- The Washington Times - Tuesday, March 18, 2003

SEOUL Former South Korean President Kim Dae-jung is facing a criminal investigation under a new law to investigate charges that he purchased a summit with North Korea in 2000 with a $500 million payment to the communist state.
Under the law, President Roh Moo-hyun should appoint an independent counsel to lead a formal investigation into the "cash-for-summit" scandal.
The country's ruling party, which was founded by Mr. Kim, angrily reacted yesterday to Mr. Roh's endorsement of the bill, expressing concerns that the special investigation would ensnare Mr. Kim.
The Millennium Democratic Party, now ruled by Mr. Roh, had called for the new president to exercise his power to veto the bill. But Mr. Roh, who took office late last month, dismissed those concerns and approved the law Friday night. The law went into effect Saturday.
The payoff scandal has been a burden on Mr. Roh, who was elected after pledging to follow in Mr. Kim's footsteps by seeking inter-Korean reconciliation.
Mr. Roh said he had decided not to exercise his power to veto, saying the opposition party had agreed to limit the scope of the investigation in consideration of inter-Korean relations.
After Mr. Roh's endorsement, the ruling and opposition parties opened negotiations yesterday to determine the length and scope of the probe. The country's main lawyers group also started the process of selecting independent counsel candidates. Officials said the investigation would begin in the middle of next month.
During the 100-day-long investigation, the special counsel would investigate Mr. Kim, who admitted that he was aware of illegal payments by the country's Hyundai Business Group to North Korea just ahead of the summit in June 2000.
The investigation also will involve key presidential staff, the country's intelligence agency and state-run banks.
The conservative opposition party has suspected that Mr. Kim and his aides engineered Hyundai's secret transfer of $500 million to secure the first-ever inter-Korean summit, which helped Mr. Kim win the Nobel Peace Prize in 2000.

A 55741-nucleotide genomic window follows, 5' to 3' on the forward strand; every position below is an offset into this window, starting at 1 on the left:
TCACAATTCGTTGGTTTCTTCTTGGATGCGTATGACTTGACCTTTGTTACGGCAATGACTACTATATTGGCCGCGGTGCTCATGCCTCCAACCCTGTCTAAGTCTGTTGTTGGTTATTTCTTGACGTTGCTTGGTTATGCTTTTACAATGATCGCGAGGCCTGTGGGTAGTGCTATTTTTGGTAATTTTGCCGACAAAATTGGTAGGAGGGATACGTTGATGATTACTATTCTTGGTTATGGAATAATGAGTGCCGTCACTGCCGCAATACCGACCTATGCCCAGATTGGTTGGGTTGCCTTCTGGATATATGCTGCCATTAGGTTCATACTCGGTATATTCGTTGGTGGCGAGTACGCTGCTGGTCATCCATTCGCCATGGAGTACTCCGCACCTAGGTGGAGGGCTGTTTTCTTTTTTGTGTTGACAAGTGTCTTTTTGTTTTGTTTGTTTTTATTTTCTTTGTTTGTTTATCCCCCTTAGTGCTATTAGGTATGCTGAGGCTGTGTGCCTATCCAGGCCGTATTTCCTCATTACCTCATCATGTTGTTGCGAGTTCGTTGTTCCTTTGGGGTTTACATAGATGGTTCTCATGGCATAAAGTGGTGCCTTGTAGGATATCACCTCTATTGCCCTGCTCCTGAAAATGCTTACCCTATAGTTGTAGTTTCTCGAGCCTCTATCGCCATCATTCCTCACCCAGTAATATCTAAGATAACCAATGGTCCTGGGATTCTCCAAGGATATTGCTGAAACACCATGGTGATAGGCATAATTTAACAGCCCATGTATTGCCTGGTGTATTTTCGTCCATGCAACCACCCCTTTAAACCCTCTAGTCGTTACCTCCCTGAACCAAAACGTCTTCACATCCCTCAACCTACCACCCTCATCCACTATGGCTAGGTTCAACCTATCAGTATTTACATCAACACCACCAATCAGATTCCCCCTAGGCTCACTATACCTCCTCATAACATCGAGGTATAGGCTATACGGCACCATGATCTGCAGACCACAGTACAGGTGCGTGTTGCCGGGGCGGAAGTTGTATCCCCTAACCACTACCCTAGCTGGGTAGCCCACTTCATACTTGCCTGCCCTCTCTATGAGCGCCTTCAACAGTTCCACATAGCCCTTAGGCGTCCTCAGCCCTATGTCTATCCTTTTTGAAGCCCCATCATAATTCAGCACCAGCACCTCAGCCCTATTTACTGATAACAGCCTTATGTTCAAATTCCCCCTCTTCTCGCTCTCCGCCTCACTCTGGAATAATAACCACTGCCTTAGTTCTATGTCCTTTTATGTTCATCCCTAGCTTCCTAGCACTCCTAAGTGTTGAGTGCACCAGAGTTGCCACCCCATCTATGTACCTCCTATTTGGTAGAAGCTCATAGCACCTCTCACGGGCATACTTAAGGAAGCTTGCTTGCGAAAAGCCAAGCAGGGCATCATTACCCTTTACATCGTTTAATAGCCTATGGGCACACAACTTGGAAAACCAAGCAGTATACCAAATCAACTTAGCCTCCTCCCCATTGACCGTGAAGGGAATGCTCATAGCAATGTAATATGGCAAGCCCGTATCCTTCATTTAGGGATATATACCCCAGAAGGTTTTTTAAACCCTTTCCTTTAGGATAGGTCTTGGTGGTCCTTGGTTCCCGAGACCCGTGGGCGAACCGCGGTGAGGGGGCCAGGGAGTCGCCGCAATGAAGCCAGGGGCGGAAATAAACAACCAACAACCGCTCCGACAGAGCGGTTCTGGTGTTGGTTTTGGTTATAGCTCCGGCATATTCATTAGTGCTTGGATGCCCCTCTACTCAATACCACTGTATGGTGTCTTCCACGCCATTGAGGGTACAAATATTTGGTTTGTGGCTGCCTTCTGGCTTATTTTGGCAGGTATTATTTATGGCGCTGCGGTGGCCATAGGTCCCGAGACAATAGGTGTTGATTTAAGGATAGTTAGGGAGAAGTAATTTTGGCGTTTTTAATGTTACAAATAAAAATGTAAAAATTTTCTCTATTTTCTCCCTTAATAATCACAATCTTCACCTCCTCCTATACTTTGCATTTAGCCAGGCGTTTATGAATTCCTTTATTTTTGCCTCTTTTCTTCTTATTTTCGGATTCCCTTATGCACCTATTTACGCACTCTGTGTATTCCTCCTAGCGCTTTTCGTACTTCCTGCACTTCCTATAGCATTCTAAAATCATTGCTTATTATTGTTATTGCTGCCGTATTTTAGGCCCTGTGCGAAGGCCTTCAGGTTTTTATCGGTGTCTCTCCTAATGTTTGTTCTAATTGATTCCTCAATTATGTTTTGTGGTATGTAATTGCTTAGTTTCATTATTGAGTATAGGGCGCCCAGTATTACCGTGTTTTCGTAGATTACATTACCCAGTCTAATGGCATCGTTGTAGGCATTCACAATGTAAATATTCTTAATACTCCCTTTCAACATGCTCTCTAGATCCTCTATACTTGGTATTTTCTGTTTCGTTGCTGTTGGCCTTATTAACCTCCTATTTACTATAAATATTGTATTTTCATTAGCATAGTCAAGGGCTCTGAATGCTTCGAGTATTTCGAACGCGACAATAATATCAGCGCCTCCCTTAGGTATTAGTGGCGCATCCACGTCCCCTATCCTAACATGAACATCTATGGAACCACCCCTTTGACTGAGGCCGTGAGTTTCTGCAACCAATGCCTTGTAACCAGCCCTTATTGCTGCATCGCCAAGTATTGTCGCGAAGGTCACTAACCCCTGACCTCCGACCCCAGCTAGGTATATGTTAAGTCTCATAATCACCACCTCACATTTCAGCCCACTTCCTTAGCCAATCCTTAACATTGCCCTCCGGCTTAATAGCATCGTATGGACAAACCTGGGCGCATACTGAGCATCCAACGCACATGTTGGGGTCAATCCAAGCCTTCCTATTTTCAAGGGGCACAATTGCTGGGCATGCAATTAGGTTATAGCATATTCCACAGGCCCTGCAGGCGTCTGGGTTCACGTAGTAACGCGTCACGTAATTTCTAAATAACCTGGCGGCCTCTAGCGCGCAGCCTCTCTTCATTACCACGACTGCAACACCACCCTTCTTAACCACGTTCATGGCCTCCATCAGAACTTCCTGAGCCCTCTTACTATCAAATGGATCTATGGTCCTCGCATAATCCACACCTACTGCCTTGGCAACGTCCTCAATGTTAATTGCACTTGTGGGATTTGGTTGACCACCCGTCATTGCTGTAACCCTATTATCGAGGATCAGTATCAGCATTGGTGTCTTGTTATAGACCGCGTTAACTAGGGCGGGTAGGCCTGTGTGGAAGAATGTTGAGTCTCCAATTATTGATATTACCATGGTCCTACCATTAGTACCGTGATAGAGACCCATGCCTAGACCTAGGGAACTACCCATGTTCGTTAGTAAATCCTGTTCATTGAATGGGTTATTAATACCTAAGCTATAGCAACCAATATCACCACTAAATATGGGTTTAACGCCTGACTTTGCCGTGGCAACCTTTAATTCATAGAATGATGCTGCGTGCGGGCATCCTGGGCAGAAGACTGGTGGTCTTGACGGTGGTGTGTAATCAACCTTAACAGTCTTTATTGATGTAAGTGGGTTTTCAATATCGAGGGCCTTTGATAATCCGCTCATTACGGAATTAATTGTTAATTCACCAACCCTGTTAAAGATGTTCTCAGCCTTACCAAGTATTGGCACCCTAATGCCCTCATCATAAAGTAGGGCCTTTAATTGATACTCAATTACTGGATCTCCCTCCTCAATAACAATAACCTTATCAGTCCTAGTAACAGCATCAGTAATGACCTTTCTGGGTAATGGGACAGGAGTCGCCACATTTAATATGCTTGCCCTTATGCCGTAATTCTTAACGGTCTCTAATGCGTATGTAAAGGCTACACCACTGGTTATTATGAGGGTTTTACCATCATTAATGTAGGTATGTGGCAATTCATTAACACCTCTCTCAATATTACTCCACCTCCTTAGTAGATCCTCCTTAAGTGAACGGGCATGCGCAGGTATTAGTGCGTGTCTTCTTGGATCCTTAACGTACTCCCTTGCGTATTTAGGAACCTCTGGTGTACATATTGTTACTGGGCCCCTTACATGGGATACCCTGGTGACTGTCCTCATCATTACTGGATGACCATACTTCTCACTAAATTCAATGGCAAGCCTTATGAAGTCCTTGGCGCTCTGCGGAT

The scandal erupted after government auditors found that Hyundai secretly transferred about $200 million, obtained from a South Korean state-run bank, to North Korea in June 2000.
In the face of mounting public anger, Mr. Kim offered a public apology last month for the scandal, saying he allowed the money to be paid to North Korea though it violated existing law.
Citing the "peculiarities" of the inter-Korean relationship, he said initiatives sometimes must be conducted "outside the framework of the law."
Secret financial aid to North Korea is illegal under the strict anti-communist National Security Law that bans unauthorized contacts with the world's only Stalinist state. But Mr. Kim said the cash payments were made as part of business deals between Hyundai and North Korea. He said the money was not related to the summit talks.
Analysts say the special investigation also may lead to strained ties with North Korea because Pyongyang has said it would freeze relations if South Korea carries out an investigation into the payoff scandal.
Lee Hahn-koo, an opposition lawmaker, said last week that since the Kim Dae-jung government was inaugurated five years ago, it had provided $3.3 billion, including $900 million in cash, saying the funds were being used to develop its nuclear weapons.

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